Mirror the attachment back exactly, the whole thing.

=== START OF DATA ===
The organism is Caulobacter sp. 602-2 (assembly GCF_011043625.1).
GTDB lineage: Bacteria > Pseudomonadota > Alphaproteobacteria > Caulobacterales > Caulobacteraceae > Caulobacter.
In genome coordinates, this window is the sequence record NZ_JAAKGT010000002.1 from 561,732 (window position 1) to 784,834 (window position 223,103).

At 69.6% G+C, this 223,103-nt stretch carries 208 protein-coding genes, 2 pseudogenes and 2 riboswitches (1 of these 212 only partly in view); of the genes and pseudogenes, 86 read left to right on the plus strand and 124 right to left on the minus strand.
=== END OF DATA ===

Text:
The organism is Caulobacter sp. 602-2 (assembly GCF_011043625.1).
GTDB lineage: Bacteria > Pseudomonadota > Alphaproteobacteria > Caulobacterales > Caulobacteraceae > Caulobacter.
In genome coordinates, this window is the sequence record NZ_JAAKGT010000002.1 from 561,732 (window position 1) to 784,834 (window position 223,103).

At 69.6% G+C, this 223,103-nt stretch carries 208 protein-coding genes, 2 pseudogenes and 2 riboswitches (1 of these 212 only partly in view); of the genes and pseudogenes, 86 read left to right on the plus strand and 124 right to left on the minus strand.